SACRAMENTO, Calif. — Gov. Jerry Brown signed into law two bills aimed at imposing new requirements on the state’s buy-here, pay-here (BHPH) dealers, but vetoed a third measure that insiders said would have put a lot of dealers out of business.

If it had gained Brown’s signature, Senate Bill 956, introduced by Sen. Ted Lieu (D-Torrance), would have capped interest rates that dealers could charge to originate a loan at 17.25 percent. It also would have required that dealers register with Department of Corporations. But Brown said in his veto message that he was not yet convinced such oversight was needed.

“I signed two buy-here, pay-here consumer protection bills this session,” he wrote. “If consumers need added protection once those bills are implemented, my administration will work with the Legislature to find appropriate, measured solutions.”

Ken Shilson, president and founder of the National Alliance of BHPH Dealers (NABD), said that Lieu’s bill could have had adverse effects on both the BHPH operations in California, as well as on consumers throughout the state.

“We think the [17.25 percent] rate is not fair. I have all of Experian’s numbers for used-car financing, and, as you might expect with the different levels of credit, it’s a stair-step,” Shilson said. “These consumers expect to pay a premium because of their poor credit history, and I don’t think the state should be involved.”

Gaining Brown’s signature were AB 1447, championed by Mike Feuer (D-Los Angeles), and Bob Wieckowski (D-Fremont)’s AB 1534. Both are set to take effect on Jan. 1, 2013.

Feuer’s bill prohibits BHPH dealers from forcing customers to make loan payments in person, and stipulates, among other requirements, further disclosures when payment-assurance devices, such as ignition shutdown technology, are installed in a vehicle for sale. The law also mandates that BHPH operations offer a minimum 30-day or 1,000 mile warranty to customers.

Wieckowski’s bill requires BHPH operations place a window sticker on vehicles for sale that shows its suggested market value, which new-car dealers have been required to do since 1958 under the Automobile Information Act. The bill will require the Department of Motor Vehicles to establish additional guidelines and regulations in order to implement that part of the bill.

Shilson shared that the NABD advocates full disclosure, so there is no issue with notifying buyers of ignition shutdown technology or with the mandated price listings on used vehicles. But Shilson made no secret his opposition to Lieu’s bill. “Can we live with some regulation? Yes, but I don’t see where [17.25 percent] is a fair rate,” he said.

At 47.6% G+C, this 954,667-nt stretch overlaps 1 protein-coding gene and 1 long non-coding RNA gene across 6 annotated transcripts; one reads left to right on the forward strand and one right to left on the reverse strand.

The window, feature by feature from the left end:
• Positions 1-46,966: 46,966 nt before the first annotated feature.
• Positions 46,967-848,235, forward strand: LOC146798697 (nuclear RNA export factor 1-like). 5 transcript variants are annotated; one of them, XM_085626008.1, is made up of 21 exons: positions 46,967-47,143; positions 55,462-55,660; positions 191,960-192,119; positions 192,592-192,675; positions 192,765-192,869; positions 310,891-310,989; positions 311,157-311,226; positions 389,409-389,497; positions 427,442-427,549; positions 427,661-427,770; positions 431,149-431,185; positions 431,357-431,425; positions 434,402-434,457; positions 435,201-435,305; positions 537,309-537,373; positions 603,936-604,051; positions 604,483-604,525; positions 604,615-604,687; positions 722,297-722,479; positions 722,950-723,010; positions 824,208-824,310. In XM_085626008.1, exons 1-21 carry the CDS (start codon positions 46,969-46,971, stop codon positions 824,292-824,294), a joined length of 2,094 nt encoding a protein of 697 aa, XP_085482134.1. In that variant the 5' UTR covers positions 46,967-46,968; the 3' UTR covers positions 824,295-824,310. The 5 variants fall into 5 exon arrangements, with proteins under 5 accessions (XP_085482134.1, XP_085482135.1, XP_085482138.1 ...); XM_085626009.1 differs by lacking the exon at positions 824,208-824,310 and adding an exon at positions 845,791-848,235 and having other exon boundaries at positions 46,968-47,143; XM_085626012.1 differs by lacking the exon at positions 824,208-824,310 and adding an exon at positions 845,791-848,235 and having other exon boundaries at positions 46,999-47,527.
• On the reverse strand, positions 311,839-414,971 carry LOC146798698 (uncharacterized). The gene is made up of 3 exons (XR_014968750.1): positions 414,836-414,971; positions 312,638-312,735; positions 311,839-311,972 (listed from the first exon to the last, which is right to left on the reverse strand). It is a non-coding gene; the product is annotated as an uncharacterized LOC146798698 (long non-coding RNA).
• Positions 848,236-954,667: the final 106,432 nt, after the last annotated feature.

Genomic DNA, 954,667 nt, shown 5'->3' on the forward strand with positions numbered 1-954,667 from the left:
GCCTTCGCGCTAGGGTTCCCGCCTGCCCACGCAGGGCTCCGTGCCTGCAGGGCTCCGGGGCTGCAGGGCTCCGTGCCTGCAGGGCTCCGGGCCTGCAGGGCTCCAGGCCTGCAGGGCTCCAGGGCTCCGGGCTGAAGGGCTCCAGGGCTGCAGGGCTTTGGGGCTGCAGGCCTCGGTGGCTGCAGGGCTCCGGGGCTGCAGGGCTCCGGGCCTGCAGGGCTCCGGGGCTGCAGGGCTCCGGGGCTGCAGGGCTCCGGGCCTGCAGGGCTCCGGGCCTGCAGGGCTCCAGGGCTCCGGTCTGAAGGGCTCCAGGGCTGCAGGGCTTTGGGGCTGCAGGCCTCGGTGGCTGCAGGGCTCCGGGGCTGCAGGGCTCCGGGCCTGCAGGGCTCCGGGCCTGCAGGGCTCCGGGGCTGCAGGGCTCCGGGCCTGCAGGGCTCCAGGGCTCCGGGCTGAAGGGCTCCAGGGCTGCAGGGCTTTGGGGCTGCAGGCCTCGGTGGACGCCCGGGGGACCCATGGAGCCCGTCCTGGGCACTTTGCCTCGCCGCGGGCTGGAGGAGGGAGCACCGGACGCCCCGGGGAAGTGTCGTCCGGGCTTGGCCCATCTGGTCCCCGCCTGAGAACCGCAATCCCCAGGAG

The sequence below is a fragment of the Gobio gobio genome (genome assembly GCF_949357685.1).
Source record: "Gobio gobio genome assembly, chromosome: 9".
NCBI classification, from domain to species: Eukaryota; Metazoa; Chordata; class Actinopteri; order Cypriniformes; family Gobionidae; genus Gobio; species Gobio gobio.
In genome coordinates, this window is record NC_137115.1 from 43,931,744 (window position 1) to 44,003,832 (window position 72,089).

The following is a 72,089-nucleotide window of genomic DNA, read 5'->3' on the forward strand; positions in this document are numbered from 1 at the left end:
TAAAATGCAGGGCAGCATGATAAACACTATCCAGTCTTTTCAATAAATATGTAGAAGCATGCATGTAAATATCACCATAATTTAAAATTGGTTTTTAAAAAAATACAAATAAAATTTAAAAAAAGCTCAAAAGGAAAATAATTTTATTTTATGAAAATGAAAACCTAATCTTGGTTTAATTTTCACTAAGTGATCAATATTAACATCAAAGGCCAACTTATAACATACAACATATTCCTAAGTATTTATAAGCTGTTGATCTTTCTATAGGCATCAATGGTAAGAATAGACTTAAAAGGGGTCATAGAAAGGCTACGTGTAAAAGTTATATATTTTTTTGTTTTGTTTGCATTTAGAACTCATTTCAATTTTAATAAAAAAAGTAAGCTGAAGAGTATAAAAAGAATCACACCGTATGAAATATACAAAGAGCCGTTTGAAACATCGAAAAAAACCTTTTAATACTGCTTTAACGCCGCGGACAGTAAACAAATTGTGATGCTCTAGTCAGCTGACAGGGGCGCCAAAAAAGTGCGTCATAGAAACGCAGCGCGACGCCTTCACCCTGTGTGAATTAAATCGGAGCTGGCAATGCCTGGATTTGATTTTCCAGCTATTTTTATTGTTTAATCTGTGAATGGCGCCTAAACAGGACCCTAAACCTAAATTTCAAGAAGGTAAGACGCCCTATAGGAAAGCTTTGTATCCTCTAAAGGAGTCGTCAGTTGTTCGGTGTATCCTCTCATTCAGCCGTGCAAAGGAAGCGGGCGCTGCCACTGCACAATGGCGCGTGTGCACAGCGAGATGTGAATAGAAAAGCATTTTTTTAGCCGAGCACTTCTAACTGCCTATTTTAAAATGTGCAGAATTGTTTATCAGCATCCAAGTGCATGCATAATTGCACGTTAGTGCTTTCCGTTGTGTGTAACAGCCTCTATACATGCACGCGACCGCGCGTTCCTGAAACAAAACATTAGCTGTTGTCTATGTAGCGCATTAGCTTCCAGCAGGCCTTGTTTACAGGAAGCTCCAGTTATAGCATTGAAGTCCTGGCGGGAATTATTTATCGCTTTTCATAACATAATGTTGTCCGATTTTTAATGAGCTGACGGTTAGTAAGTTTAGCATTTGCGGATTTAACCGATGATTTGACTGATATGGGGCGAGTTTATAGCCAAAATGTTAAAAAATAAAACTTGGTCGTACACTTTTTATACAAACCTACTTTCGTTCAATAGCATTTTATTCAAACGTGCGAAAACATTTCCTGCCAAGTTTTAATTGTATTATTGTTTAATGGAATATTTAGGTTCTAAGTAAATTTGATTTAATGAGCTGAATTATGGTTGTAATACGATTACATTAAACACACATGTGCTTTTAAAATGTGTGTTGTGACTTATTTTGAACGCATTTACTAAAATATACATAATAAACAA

Prior to Brown’s Sept. 30 deadline to sign bills into law, Lieu advanced a total of 15 bills to Sacramento, 13 of which gained Brown’s signature. In addition to SB 956, Brown vetoed Lieu’s SB 336, aimed to alleviate emergency room crowding, which Brown labeled best to leave to the discretion of hospital governing boards. As for SB 956, Lieu released a statement that he will continue to crack down on what he dubbed “predatory dealers.”

"While I am disappointed Senate Bill 956 was vetoed, I will work with the administration to address the excessive interest rates being charged by buy-here, pay-here dealers," read the statement. "I will also work with the administration to address the issue of excessive default rates and churning, where the same used car is sold over and over again."

Ray Sotero, communications director for Sen. Lieu’s office, added that it is too early to determine whether Lieu will prepare a revised bill. “We will use this time, as always, during the legislative interim to assess the senator’s legislative package for next year,” he said.

All three bills were introduced in January following a series of articles published by the Los Angeles Times that were critical of the BHPH business. Ken Bensinger, the reporter who wrote the articles, e-mailed a statement in response to the progress of the three resulting bills.

“It has been very gratifying to see legislators in Sacramento cite the LA Times’ reporting on the buy-here, pay-here industry in their decision to propose new legislation,” he wrote. “My editors and I feel the industry is interesting, important and has great impact on the lives of working families in California and around the country. That said, as a reporter, it is not my place to advocate for or against any legislation. However, I plan to continue following developments in the industry very closely.”